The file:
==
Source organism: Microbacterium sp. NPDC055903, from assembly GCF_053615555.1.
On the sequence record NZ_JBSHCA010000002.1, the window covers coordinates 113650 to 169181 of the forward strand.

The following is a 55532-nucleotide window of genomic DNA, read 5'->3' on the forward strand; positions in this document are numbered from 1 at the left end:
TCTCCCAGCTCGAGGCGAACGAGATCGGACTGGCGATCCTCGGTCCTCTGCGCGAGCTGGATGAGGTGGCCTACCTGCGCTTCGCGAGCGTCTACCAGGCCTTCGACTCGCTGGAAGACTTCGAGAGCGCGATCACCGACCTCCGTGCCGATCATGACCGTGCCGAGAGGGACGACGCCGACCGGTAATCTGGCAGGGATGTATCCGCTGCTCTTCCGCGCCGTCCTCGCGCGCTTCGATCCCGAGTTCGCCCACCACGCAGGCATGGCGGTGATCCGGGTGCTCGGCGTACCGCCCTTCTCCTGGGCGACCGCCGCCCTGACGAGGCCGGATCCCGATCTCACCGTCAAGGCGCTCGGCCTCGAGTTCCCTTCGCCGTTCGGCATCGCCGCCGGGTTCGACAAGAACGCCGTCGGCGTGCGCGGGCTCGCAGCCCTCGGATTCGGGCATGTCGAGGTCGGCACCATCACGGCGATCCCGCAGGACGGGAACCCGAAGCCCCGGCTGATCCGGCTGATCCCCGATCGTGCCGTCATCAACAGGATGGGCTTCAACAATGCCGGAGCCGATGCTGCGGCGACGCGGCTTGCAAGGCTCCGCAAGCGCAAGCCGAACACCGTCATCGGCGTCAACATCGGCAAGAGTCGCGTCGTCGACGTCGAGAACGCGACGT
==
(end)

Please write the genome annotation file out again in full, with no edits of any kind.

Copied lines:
Source organism: Microbacterium sp. NPDC055903, from assembly GCF_053615555.1.
On the sequence record NZ_JBSHCA010000002.1, the window covers coordinates 113650 to 169181 of the forward strand.

The following is a 55532-nucleotide window of genomic DNA, read 5'->3' on the forward strand; positions in this document are numbered from 1 at the left end:
TCTCCCAGCTCGAGGCGAACGAGATCGGACTGGCGATCCTCGGTCCTCTGCGCGAGCTGGATGAGGTGGCCTACCTGCGCTTCGCGAGCGTCTACCAGGCCTTCGACTCGCTGGAAGACTTCGAGAGCGCGATCACCGACCTCCGTGCCGATCATGACCGTGCCGAGAGGGACGACGCCGACCGGTAATCTGGCAGGGATGTATCCGCTGCTCTTCCGCGCCGTCCTCGCGCGCTTCGATCCCGAGTTCGCCCACCACGCAGGCATGGCGGTGATCCGGGTGCTCGGCGTACCGCCCTTCTCCTGGGCGACCGCCGCCCTGACGAGGCCGGATCCCGATCTCACCGTCAAGGCGCTCGGCCTCGAGTTCCCTTCGCCGTTCGGCATCGCCGCCGGGTTCGACAAGAACGCCGTCGGCGTGCGCGGGCTCGCAGCCCTCGGATTCGGGCATGTCGAGGTCGGCACCATCACGGCGATCCCGCAGGACGGGAACCCGAAGCCCCGGCTGATCCGGCTGATCCCCGATCGTGCCGTCATCAACAGGATGGGCTTCAACAATGCCGGAGCCGATGCTGCGGCGACGCGGCTTGCAAGGCTCCGCAAGCGCAAGCCGAACACCGTCATCGGCGTCAACATCGGCAAGAGTCGCGTCGTCGACGTCGAGAACGCGACGT